In 2013, Chris Boyle, then of Habs Eyes On the Prize created a landmark data visualization for hockey. Boyle graphed how a team’s shot share (i.e. what percent of attempts belonged to that team instead of their opponents) over the regular season compared to how that team did in the postseason. It was eye-opening. I consider it a foundational text for understanding how and intuiting why “possession” matters.
The vis is like a dartboard, with the bullseye at center being the championship. Around it are four quadrants representing regular-season shot-attempt percentages, which I’ll describe with the overlay below.
Teams that “control play” (i.e. have a high shot-attempt percentage) during the regular season tended to have better outcomes in the postseason. Teams that play “on their heels” (i.e. have a low shot-attempt percentage) tend to miss the playoffs and rarely go far if they make it at all.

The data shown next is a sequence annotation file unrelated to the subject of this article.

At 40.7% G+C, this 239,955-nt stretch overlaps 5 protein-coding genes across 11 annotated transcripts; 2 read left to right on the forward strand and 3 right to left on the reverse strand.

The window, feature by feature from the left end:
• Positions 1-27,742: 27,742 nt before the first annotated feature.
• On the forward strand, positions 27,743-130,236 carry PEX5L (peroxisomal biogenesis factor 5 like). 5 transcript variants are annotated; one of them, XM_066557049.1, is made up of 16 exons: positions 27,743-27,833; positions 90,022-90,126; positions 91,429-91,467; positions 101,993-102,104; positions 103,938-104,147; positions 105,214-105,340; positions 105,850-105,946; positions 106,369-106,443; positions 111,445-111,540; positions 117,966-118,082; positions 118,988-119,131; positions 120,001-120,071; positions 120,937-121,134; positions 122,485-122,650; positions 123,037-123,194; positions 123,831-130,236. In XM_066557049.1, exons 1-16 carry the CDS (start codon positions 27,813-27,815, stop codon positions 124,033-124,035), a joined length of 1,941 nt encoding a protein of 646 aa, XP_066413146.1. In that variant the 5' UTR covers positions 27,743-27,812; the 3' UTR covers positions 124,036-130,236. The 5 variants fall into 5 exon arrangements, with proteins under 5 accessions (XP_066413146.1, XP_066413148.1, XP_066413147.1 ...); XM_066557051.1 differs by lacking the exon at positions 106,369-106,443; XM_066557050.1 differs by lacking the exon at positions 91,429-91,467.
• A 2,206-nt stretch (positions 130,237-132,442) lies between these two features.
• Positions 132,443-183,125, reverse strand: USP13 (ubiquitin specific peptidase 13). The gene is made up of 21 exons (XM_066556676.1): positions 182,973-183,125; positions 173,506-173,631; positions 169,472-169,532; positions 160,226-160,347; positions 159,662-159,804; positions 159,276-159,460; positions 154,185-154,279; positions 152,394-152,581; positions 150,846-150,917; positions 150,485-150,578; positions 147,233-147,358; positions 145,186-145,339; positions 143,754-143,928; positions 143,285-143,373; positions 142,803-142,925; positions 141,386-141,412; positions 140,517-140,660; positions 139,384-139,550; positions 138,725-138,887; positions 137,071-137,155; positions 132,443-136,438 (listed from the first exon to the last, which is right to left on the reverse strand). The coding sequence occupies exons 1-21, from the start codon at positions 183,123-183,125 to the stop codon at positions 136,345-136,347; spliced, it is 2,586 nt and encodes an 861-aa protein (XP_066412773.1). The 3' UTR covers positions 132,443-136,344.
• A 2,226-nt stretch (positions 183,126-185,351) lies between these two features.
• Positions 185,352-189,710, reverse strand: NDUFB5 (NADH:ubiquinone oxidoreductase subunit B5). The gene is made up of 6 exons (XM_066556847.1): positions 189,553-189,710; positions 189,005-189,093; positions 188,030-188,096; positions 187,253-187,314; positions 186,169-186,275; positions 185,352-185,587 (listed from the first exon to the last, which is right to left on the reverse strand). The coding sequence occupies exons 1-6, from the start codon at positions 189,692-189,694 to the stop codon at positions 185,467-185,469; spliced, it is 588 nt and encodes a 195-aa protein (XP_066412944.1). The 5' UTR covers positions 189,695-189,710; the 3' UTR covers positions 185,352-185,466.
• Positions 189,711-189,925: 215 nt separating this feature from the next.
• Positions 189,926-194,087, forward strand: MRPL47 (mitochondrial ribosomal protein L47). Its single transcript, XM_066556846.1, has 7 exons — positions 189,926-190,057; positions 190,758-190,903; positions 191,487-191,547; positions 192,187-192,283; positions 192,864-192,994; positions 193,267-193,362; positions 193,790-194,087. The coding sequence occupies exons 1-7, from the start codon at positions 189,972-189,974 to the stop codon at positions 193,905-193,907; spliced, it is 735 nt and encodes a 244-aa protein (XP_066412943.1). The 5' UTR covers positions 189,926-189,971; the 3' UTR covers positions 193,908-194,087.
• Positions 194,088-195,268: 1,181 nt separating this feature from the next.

The exceptions are fascinating. In 2010, the Washington Capitals were a powerhouse, but they were eliminated in the first round by the Montreal Canadiens. In 2009, the Pittsburgh Penguins won the Cup despite mediocre shot-attempt numbers – though they fired their coach 55 games into the season and dominated thereafter. I like those two examples because they teach us that 5-on-5 shot attempts are not the only thing that “matters” and that there is always more detail to explore.
Nonetheless, precedent says that the 2017-18 Washington Capitals are in deep trouble this postseason. This is the topic of the final snapshot.
|Did not qualify||48||48||49||48||48||49||47|
|Lost round 1||51||51||51||52||51||51||52|
|Lost round 2||51||51||51||51||52||52||53|
|Lost conference final||51||51||51||52||52||51||53|
|Lost Cup final||52||52||52||53||54||52||53|
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